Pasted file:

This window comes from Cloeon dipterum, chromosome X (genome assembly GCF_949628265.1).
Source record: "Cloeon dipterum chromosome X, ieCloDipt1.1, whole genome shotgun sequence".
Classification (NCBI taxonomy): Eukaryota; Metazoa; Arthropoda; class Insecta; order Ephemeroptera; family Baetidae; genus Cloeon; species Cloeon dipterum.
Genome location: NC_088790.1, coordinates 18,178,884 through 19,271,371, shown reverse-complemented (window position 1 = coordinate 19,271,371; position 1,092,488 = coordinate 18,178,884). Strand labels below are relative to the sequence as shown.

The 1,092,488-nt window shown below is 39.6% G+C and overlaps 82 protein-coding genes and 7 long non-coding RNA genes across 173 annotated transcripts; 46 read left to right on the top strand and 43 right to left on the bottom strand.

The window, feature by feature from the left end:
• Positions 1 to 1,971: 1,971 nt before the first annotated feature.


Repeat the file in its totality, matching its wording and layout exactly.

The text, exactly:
This window comes from Cloeon dipterum, chromosome X (genome assembly GCF_949628265.1).
Source record: "Cloeon dipterum chromosome X, ieCloDipt1.1, whole genome shotgun sequence".
Classification (NCBI taxonomy): Eukaryota; Metazoa; Arthropoda; class Insecta; order Ephemeroptera; family Baetidae; genus Cloeon; species Cloeon dipterum.
Genome location: NC_088790.1, coordinates 18,178,884 through 19,271,371, shown reverse-complemented (window position 1 = coordinate 19,271,371; position 1,092,488 = coordinate 18,178,884). Strand labels below are relative to the sequence as shown.

The 1,092,488-nt window shown below is 39.6% G+C and overlaps 82 protein-coding genes and 7 long non-coding RNA genes across 173 annotated transcripts; 46 read left to right on the top strand and 43 right to left on the bottom strand.

The window, feature by feature from the left end:
• Positions 1 to 1,971: 1,971 nt before the first annotated feature.